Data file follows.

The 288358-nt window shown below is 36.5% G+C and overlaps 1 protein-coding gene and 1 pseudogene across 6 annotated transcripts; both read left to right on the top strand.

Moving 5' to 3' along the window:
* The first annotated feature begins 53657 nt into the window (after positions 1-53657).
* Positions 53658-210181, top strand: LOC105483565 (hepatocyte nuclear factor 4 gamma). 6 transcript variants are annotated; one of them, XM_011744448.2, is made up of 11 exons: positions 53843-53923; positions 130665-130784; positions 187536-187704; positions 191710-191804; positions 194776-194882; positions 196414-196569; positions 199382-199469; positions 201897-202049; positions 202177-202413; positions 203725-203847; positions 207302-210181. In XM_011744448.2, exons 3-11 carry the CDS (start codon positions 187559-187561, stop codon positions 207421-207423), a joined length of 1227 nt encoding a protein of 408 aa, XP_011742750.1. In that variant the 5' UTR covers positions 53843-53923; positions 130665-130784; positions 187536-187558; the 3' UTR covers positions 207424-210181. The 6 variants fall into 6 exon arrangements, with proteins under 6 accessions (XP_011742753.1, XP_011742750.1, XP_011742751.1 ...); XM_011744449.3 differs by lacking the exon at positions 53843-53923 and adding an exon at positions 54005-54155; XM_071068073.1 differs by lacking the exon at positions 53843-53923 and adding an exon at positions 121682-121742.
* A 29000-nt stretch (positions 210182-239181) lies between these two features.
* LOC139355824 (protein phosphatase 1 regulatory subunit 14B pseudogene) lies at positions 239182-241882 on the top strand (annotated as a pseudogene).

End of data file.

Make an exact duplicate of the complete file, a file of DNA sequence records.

The 288358-nt window shown below is 36.5% G+C and overlaps 1 protein-coding gene and 1 pseudogene across 6 annotated transcripts; both read left to right on the top strand.

Moving 5' to 3' along the window:
* The first annotated feature begins 53657 nt into the window (after positions 1-53657).
* Positions 53658-210181, top strand: LOC105483565 (hepatocyte nuclear factor 4 gamma). 6 transcript variants are annotated; one of them, XM_011744448.2, is made up of 11 exons: positions 53843-53923; positions 130665-130784; positions 187536-187704; positions 191710-191804; positions 194776-194882; positions 196414-196569; positions 199382-199469; positions 201897-202049; positions 202177-202413; positions 203725-203847; positions 207302-210181. In XM_011744448.2, exons 3-11 carry the CDS (start codon positions 187559-187561, stop codon positions 207421-207423), a joined length of 1227 nt encoding a protein of 408 aa, XP_011742750.1. In that variant the 5' UTR covers positions 53843-53923; positions 130665-130784; positions 187536-187558; the 3' UTR covers positions 207424-210181. The 6 variants fall into 6 exon arrangements, with proteins under 6 accessions (XP_011742753.1, XP_011742750.1, XP_011742751.1 ...); XM_011744449.3 differs by lacking the exon at positions 53843-53923 and adding an exon at positions 54005-54155; XM_071068073.1 differs by lacking the exon at positions 53843-53923 and adding an exon at positions 121682-121742.
* A 29000-nt stretch (positions 210182-239181) lies between these two features.
* LOC139355824 (protein phosphatase 1 regulatory subunit 14B pseudogene) lies at positions 239182-241882 on the top strand (annotated as a pseudogene).